A Day in the Life of a Funeral Director: Funerals During the Coronavirus Pandemic

Posted on April 25, 2020 by Joe Pray under A Day In The Life of a Funeral Director
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The telephone rang in the middle of the night. The caller spoke through tears as she told me of the death of their family member. “What can we do when everybody has to stay home?” This is becoming a common question about funerals during the Coronavirus pandemic.

We help overcome the Fear of the Coronavirus

The question revealed an emotion that people face during the Coronavirus pandemic. Fear. The fear of the Coronavirus. A family doesn’t need fear on top of the other emotions they experience with a death in the family.  That fear may result in a family remaining in isolation. Isolation from friends and family can hinder the ability to mourn loss. That could develop complicated grief reactions such as additional stress and related illnesses in the future. 

Pray Funeral Home is working to help families in Greater Eaton County overcome that fear through. We accomplish that through our detailed care of families and their deceased family members.

It’s hard to smile through a face mask

As we arrived at the home of the deceased I felt a bit conspicuous wearing a surgical type mask and safety glasses. In this case the family nor the deceased had indications of COVID-19. Under our guidelines, however, our staff is required to wear at least minimal person protective equipment (PPE) to help keep the family safe. While we have no reason to believe our staff has been exposed, we prefer not to take any undue risk. 

I almost apologize for wearing a mask, but the family smiles and replies that they appreciate it.  A few of the family in the room are also wearing masks.  I hope they realize that face masks, safety glasses, and other PPE are only creating a barrier against the Coronavirus, not a barrier of our care and compassion for the family. It is more difficult to sense a person’s emotions when their face is half obscured.  It is also hard to set people at ease with the one of the best things that I have to convey empathy, my smile.  Hopefully they can see see my gentle smile hidden under my mask by reading the “smile wrinkles” or “crows feet” that emanate from the corners of my eyes. I guess facial wrinkles aren’t so bad after all.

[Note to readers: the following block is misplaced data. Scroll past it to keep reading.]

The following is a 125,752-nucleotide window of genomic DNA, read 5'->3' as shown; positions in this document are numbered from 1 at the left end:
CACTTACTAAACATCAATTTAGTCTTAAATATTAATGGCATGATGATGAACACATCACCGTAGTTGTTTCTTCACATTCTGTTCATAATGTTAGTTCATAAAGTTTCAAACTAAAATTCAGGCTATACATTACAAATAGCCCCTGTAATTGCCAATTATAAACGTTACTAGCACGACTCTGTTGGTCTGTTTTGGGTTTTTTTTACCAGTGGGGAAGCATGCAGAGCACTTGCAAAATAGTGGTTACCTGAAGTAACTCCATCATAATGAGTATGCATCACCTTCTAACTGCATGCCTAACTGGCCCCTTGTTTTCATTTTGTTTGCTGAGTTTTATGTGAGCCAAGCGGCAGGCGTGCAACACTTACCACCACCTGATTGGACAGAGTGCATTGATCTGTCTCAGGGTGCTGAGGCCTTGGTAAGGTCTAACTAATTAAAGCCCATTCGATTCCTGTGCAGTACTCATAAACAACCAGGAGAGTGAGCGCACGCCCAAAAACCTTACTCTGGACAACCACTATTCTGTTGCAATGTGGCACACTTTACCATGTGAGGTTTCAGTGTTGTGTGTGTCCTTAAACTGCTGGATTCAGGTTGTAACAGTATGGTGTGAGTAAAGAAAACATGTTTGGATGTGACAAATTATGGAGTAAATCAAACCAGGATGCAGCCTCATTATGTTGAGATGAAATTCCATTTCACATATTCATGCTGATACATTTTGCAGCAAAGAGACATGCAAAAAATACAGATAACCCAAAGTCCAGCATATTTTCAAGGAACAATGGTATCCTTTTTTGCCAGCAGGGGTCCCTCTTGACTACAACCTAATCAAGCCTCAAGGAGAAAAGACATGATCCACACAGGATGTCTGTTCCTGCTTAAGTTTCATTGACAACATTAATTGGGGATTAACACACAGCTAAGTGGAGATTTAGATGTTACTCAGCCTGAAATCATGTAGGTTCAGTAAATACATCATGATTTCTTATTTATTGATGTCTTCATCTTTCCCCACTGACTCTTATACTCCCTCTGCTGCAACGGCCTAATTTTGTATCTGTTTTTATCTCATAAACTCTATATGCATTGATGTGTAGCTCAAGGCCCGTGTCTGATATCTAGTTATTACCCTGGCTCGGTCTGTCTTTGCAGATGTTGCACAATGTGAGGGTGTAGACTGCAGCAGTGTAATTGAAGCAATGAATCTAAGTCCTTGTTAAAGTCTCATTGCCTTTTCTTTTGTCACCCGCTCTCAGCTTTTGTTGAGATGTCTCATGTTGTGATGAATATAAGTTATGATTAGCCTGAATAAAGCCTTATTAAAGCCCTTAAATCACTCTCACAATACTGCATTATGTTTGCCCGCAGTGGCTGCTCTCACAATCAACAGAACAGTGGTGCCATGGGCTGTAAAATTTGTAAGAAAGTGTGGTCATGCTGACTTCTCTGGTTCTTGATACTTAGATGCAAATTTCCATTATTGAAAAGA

What about distant family?

The first concern the family reveals is how to gather family to make arrangements. Other family members aren’t able to be present due to travel restrictions. I shared our ability to make arrangements via group conference over the computer. They can all see each other as they make decisions that will help them navigate the next few days and weeks. Their relief was evident in their faces with that possibility. The family members shared their emails so I could arrange the computer aided arrangement conference later that same day. We will also share a link to our At Home Arrangements page on our website. It helps family understand the arrangements process and gather information that we will need to help them.

Their next question was how to involve family and friends who needed to say goodbye but hadn’t been able to over the past weeks. I shared our options that offer limited family visitation before cremation, or a visitation and funeral that accommodates families within the limits of our Governor’s Executive Orders. We also discuss the possibility of a second funeral or memorial service after restrictions have been lifted. I shared that we are willing to coordinate these and many other options to help them both now and later.

How long can we wait?

The last question that they ask is “How long can we wait to hold a funeral?” I respond that in some cases we have waited up to two to three weeks to hold a funeral or public visitation with the loved one present. Our embalming process makes it possible to wait to hold funerals during the Coronavirus pandemic. The embalming process allows us to disinfect, preserve, and in many cases, restore a natural appearance to their deceased family member. Even the deceased body of a person dies from COVID-19 is not infectious after a proper and thorough embalming procedure.   

Options for Having a Funeral During the Coronavirus Pandemic

Webcasting the funeral, or live streaming, is another option that I tell the family about. We have provided the ability for family and friends to participate in a funeral over their computer for a decade. Webcasting has become a great assistance for families who host funerals during the Coronavirus pandemic

We take them into our care

Finally they tell me they are ready for us to take their family member in to our care. The family is assured they can see their family member and share time with family and friends during the services we develop. My assistant and I carefully and gently transfer them to our waiting auxiliary coach. After returning to the funeral home we immediately start planning to help the family over the next few days and weeks.

Our family and staff do all this for one reason—to help a family through loss so they don’t have to face it alone. We do all this and more to help each family heal. 

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